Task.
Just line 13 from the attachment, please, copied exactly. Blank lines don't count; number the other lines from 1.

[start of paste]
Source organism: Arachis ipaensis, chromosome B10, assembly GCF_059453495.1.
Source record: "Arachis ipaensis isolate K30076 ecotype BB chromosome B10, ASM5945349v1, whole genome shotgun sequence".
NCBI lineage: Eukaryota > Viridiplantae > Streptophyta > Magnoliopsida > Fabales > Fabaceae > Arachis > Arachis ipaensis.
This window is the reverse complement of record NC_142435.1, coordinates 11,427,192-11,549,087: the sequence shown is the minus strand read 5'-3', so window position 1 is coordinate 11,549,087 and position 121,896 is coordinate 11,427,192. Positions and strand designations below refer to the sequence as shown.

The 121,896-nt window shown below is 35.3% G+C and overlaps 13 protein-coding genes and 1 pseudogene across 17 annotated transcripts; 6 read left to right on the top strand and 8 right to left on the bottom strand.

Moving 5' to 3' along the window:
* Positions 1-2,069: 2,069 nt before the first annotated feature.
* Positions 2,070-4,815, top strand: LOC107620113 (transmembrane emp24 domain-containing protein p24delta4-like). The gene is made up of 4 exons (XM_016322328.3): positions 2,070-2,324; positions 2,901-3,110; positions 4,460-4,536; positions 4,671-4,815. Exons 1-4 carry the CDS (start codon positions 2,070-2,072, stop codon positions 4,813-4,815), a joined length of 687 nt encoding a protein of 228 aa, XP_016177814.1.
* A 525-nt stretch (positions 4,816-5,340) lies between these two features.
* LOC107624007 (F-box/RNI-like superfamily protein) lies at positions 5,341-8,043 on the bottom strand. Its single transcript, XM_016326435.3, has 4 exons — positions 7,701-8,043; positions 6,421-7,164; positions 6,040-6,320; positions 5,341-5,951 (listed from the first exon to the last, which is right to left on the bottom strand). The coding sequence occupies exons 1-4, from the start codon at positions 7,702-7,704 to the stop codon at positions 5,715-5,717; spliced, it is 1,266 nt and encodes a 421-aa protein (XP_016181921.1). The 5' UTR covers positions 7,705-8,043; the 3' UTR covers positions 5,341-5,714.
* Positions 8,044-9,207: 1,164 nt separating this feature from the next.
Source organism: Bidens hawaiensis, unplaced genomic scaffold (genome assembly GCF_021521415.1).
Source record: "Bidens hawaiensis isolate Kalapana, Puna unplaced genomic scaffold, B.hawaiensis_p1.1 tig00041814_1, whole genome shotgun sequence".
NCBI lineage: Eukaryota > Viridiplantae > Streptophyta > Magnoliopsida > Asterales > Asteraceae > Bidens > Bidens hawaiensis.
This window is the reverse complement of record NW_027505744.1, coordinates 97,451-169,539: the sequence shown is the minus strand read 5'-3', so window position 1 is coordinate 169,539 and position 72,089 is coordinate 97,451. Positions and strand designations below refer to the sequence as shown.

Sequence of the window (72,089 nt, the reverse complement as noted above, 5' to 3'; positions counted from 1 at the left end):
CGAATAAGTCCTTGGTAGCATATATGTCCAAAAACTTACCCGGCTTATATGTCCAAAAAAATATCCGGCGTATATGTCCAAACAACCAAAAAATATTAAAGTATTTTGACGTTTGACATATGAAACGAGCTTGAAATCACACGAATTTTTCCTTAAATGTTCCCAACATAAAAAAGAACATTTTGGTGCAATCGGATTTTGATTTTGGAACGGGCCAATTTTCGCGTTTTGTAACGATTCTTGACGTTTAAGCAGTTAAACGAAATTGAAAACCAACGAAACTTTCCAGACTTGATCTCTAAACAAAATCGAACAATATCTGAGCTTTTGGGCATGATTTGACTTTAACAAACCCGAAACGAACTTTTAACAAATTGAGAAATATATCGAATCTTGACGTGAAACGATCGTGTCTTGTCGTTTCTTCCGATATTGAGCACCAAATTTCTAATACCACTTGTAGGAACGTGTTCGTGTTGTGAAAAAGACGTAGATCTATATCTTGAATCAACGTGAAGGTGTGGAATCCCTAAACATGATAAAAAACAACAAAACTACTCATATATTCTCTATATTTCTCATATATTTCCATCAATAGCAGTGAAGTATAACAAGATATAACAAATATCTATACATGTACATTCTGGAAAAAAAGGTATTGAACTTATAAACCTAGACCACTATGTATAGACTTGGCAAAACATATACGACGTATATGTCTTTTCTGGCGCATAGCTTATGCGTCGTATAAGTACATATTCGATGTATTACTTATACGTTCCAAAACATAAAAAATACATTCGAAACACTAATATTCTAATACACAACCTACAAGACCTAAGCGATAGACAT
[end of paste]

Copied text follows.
Source record: "Bidens hawaiensis isolate Kalapana, Puna unplaced genomic scaffold, B.hawaiensis_p1.1 tig00041814_1, whole genome shotgun sequence".